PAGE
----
Steps to Get Pre-Launch Book Reviews
It is important to get good reviews for books that are available for pre-order to show up higher in search results and to help motivate people to buy. To get good book reviews, you usually have to ask happy people to post reviews. In addition to getting positive ratings for books, it is helpful to have key search phrases and motivational words in your reviews. There are some simple steps, message templates, and documents authors, publishers, and marketers can use to request, motivate, and track book reviews.
Book Review Terms of Service – most online retailers such as Amazon do not allow for paid reviews. They do allow people to post reviews from no cost advance review copies (ARCs). This means you can send review copies or links to eBooks to book reviewers.
Review Links – make it easy for people to post reviews for your book by providing them with a link to the store where you want them to post the review. Gather and create a list of your book product page links to use from Amazon, Barnes & Noble, Kobo, and other places your books are sold. When you ask for a review, send only one bookstore link for a person to use (alternate between Amazon, Barnes & Noble, Goodreads, etc).
Example Reviews – look at good reviews from competing or similar books to give you ideas of the reviews you should want for your book.
Sample Keywords & Phrases – create lists of keywords and phrases that would likely help your potential readers to discover why your book would help or interest them. Mention some of the related topics and words(1 to 3) in your book review request.
Reviewer List – make a spreadsheet of people you want to invite to be book reviewers. Include columns for request date tracking and a column for the date when the date you sent a review request, date you sent a followup request (yes, you will likely have to send 2-3 reminders), and when the review was posted.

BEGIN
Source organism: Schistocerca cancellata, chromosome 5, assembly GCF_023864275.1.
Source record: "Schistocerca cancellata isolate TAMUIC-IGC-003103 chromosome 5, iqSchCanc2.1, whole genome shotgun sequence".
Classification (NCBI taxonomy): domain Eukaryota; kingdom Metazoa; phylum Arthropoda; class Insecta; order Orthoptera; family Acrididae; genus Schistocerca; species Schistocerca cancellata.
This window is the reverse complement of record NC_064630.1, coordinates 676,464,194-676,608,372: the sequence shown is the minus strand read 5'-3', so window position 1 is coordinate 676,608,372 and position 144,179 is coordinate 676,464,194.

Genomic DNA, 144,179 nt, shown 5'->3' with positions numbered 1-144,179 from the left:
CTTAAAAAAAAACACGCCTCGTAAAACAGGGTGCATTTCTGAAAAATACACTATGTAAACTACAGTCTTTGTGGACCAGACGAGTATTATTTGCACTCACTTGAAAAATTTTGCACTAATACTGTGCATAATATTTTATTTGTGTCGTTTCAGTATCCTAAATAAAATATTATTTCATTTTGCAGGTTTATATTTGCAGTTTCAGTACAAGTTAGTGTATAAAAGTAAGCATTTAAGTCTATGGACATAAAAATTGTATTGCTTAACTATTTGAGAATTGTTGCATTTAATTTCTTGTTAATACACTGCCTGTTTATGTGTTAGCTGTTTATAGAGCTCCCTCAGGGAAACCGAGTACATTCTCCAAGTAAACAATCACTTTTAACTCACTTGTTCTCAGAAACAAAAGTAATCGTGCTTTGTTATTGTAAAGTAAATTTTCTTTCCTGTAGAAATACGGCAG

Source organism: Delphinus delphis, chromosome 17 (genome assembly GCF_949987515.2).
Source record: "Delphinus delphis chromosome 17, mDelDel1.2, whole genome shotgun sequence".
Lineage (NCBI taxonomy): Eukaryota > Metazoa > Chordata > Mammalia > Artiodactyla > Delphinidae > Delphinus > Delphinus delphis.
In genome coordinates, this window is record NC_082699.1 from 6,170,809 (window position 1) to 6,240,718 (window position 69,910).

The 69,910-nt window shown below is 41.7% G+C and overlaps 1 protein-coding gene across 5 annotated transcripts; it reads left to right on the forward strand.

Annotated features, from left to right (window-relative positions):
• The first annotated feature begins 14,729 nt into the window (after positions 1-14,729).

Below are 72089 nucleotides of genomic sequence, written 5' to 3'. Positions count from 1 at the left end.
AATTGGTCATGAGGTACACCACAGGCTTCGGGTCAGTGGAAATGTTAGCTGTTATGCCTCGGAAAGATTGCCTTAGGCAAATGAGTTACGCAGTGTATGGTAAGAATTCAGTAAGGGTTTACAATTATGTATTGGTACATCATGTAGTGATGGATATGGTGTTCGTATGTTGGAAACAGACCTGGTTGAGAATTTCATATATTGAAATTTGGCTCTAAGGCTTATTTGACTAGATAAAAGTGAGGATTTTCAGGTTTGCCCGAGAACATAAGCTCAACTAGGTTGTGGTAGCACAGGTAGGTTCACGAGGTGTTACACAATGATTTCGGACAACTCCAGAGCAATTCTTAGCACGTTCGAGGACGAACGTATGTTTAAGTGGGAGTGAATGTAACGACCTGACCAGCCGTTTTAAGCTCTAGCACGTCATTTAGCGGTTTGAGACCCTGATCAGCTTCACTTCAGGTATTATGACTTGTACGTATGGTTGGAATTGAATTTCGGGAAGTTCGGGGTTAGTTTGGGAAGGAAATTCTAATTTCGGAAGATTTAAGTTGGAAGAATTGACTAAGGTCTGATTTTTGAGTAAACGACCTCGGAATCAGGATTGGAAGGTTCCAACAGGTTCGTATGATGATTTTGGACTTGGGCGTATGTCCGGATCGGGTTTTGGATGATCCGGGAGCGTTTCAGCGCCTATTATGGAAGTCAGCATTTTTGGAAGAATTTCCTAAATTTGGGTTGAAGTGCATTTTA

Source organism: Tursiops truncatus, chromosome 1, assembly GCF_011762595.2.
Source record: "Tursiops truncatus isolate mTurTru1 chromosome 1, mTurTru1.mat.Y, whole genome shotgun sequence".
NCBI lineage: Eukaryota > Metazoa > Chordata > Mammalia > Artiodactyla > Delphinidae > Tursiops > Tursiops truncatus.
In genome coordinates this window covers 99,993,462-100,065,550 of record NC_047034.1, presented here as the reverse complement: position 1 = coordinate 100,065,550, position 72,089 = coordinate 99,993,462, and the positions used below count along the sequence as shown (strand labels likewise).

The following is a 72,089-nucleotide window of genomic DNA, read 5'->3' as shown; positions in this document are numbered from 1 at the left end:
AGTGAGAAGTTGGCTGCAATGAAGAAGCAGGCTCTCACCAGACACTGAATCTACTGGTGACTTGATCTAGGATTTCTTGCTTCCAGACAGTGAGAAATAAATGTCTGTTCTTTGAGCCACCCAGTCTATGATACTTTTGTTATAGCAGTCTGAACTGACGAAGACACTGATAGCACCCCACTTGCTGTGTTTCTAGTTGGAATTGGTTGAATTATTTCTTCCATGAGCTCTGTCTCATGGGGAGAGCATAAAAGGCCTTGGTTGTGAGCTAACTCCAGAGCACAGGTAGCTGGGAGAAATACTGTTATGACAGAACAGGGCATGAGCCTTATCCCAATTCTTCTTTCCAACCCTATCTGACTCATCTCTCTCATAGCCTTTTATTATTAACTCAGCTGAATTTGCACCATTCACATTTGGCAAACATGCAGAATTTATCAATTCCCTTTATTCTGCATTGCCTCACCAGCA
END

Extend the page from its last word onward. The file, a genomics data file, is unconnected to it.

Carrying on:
Reviewer Inviting – you can start with friends and family that have already purchased your book – they are verified purchasers. Get some of your marketing tribe people to post reviews. After you have 5-10 good reviews, you can expand your reviewer candidate list to book bloggers and key influencers. There are some book review services and platforms that allow you to get people to post reviews.
Reviewer Messages – create ready to copy and edit book reviewer invite and followup messages. Update your ready to copy & edit messages as you discover better ways to invite and followup with your reviewers.
Review Copies – you can send people a pre-release version of your book (sample chapters) or a draft pre-release version (beta). Let them know that it is not the final version and that it may contain typos and errors. If you want to protect your pre-release book from being copied and shared, you can use a book distribution service such as BookFunnel.com which allows you to easily password protect individual copies of your book.
Requests & Followup – it typically takes 2 to 3 book review requests for each person that posts a review. Send followup book review requests up to 3 times after your first request with each followup message spaced 1-2 weeks apart. After the 3rd attempt, you should not send any more requests or reminders because success will be very low and they may get mad and post a bad review.
Number of Reviews & Timing – it is helpful to get 10+ reviews in the first 1-2 months. After the first few months, get 1-2 new reviews each month so that potential buyers will see recent value for your book.
To get access to a guide on how to manage Pre-Launch Book Reviews, go to: LearnQIC.com/bookprelaunchguides